With 114,000 square miles of canyons, deserts and forests, Arizona is the sixth-largest state in the US, and the country's favorite Wild West wilderness. As you might expect, this is classic driving country, but with decent rail and bus links, there are alternatives to guzzling gas.

Most urban centers in Arizona have passable public transportation systems, but intercity links are more limited. Driving along empty, open roads through lonely ghost towns and landscapes made famous in classic Westerns is still the norm. However, a handful of long-distance buses, trains and light rail services allow for longer excursions by public transport, and taxis and ride-hailing services are great for getting around cities.

This said, traveling in your own car is still the easiest and most affordable way to experience Arizona, especially if you want to experience the sights along Route 66 or seek out prehistoric cave dwellings deep in the desert. As a plus for drivers, gas prices are a bargain compared to neighboring California, Nevada and Utah. Here's our guide to the best ways to get around in Arizona.

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Cars and motorcycles are the classic way to get around in Arizona

All the major rental agencies and Turo (a car-sharing marketplace) operate in Arizona’s big urban centers and tourist hubs such as Sedona and Williams, giving you the freedom to roam this massive state’s most remote quarters. Be sure to shop around before booking; daily rates for renting a compact car (including taxes, fees and unlimited mileage) range from about $85 to an eye-watering $300. Chalk it up to supply and demand – there’s been a shortage of rental cars in some cities since the Covid-19 pandemic.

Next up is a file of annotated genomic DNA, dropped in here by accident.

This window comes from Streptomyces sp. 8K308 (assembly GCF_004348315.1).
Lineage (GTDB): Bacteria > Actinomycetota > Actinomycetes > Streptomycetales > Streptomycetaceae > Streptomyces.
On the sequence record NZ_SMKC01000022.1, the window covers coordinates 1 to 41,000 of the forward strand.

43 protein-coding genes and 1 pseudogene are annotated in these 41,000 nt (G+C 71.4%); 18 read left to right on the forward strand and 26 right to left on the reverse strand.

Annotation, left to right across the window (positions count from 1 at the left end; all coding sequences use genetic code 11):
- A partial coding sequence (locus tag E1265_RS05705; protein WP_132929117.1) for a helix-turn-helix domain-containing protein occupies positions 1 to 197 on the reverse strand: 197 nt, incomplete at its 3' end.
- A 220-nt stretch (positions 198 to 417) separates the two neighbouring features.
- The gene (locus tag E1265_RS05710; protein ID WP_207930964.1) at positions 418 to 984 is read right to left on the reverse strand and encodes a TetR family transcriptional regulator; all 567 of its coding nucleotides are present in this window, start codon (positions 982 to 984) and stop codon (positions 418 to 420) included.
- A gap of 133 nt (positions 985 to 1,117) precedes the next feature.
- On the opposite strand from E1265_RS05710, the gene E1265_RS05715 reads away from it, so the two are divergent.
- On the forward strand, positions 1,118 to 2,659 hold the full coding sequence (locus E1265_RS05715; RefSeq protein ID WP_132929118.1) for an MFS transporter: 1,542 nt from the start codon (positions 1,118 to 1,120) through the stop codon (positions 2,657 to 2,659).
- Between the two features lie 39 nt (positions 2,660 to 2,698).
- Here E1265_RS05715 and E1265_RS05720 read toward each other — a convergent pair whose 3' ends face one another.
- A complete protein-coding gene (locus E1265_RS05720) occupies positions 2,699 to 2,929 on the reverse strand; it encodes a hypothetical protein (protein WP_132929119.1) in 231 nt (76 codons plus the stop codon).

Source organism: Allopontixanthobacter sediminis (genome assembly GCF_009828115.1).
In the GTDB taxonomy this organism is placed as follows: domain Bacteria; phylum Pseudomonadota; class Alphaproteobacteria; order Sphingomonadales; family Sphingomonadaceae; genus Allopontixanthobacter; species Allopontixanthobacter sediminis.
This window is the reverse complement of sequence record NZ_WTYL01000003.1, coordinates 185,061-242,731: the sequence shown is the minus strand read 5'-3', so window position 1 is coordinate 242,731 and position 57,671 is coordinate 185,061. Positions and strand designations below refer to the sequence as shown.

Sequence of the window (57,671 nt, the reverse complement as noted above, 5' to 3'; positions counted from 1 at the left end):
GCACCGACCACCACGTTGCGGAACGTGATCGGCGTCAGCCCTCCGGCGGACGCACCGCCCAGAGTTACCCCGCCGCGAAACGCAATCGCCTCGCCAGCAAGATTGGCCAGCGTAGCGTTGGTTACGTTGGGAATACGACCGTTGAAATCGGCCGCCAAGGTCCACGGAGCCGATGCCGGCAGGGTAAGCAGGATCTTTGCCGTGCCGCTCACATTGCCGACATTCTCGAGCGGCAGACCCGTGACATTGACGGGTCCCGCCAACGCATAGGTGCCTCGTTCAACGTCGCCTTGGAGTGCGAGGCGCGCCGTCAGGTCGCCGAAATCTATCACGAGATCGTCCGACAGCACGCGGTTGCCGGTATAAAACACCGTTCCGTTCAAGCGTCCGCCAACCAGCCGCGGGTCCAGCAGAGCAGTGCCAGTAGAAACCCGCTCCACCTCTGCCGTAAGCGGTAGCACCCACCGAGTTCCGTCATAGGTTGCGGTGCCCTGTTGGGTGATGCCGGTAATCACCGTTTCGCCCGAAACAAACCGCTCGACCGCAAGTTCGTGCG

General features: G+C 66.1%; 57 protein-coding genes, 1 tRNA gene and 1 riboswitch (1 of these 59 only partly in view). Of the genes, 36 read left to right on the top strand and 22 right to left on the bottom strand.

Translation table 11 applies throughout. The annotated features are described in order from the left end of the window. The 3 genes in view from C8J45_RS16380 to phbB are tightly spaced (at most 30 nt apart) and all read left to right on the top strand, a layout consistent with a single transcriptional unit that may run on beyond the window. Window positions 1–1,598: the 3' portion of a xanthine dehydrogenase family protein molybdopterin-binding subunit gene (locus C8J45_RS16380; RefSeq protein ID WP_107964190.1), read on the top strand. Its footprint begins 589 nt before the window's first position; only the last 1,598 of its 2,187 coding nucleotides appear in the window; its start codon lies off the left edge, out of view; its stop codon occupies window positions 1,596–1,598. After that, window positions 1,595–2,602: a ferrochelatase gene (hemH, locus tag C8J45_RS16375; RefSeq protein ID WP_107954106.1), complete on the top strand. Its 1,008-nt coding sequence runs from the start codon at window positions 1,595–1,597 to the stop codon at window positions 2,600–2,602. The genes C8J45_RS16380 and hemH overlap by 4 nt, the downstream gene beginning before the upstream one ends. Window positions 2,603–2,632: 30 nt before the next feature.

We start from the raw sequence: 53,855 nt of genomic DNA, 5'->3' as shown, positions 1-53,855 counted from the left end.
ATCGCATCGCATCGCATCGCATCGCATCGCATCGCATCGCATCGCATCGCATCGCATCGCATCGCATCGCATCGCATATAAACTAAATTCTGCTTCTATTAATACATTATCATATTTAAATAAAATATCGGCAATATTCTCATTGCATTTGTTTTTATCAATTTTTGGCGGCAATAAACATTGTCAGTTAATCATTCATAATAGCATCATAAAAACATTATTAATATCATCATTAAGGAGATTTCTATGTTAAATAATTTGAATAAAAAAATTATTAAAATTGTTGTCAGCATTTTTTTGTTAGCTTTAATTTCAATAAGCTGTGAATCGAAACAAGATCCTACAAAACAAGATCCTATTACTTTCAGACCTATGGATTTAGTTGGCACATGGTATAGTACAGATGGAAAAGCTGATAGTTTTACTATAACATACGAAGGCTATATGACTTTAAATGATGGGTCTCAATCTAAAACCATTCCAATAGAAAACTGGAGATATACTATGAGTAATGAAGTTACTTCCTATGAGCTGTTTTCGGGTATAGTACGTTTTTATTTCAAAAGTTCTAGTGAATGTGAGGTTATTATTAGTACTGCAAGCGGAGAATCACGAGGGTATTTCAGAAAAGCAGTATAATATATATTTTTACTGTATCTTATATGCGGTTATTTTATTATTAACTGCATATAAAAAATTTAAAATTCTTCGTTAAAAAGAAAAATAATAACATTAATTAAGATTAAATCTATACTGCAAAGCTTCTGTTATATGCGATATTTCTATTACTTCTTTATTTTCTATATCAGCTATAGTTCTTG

Arizona’s highways and roads are generally well-maintained but respect the weather. Searing summer temperatures can easily lead to engine overheating, especially when towing trailers uphill. Conversely, the monsoon season (around mid-June through September) can put a big damper on driving. A few dark clouds can suddenly turn into heavy rainfall, creating dangerous flash floods that have claimed the lives of many motorists in the past.

To add insult to injury, Arizona has what has been dubbed the "stupid motorist law." If you ignore warning signs and alerts (emergency messages are often pinged to cellphones) and drive into a flooded area, you may have to pay for the cost of your rescue.

For reasons that have more to do with history than safety, motorcyclists over 18 aren’t required to wear a helmet – and few do. And don’t be surprised to see someone cruising down the highway in a dune buggy; in Arizona, properly licensed and registered off-highway vehicles (OHVs) are street legal.

Empty desert road
Long, empty highways are the image of the American Southwest © canadastock / Shutterstock

Buses run between larger cities in Arizona

Most of Arizona’s larger cities have public bus networks, which can be handy, especially when it’s hot. Phoenix’s Valley Metro system has buses that connect with light rail services. Phoenix, Old Scottsdale and Tempe also have free local-area shuttle services (known as DASH, Scottsdale Trolley and FLASH, respectively) that travel between the big sights. However, sustainable public transportation is rarely prioritized in smaller cities or rural areas, so bus routes can be sparse and services sporadic.
 
If you don't want to drive yourself, the long-distance FlixBus is an affordable alternative to driving between Arizona’s larger cities. It costs about $12 to get from Phoenix to Tucson, for example. The Greyhound is an option too, but routes within the state aren’t particularly geared to tourism. The Trans Canyon Shuttle in the Grand Canyon runs seasonally, traveling the 210 miles between the national park’s south and north rims.

Get around Phoenix and Tucson by light rail and streetcar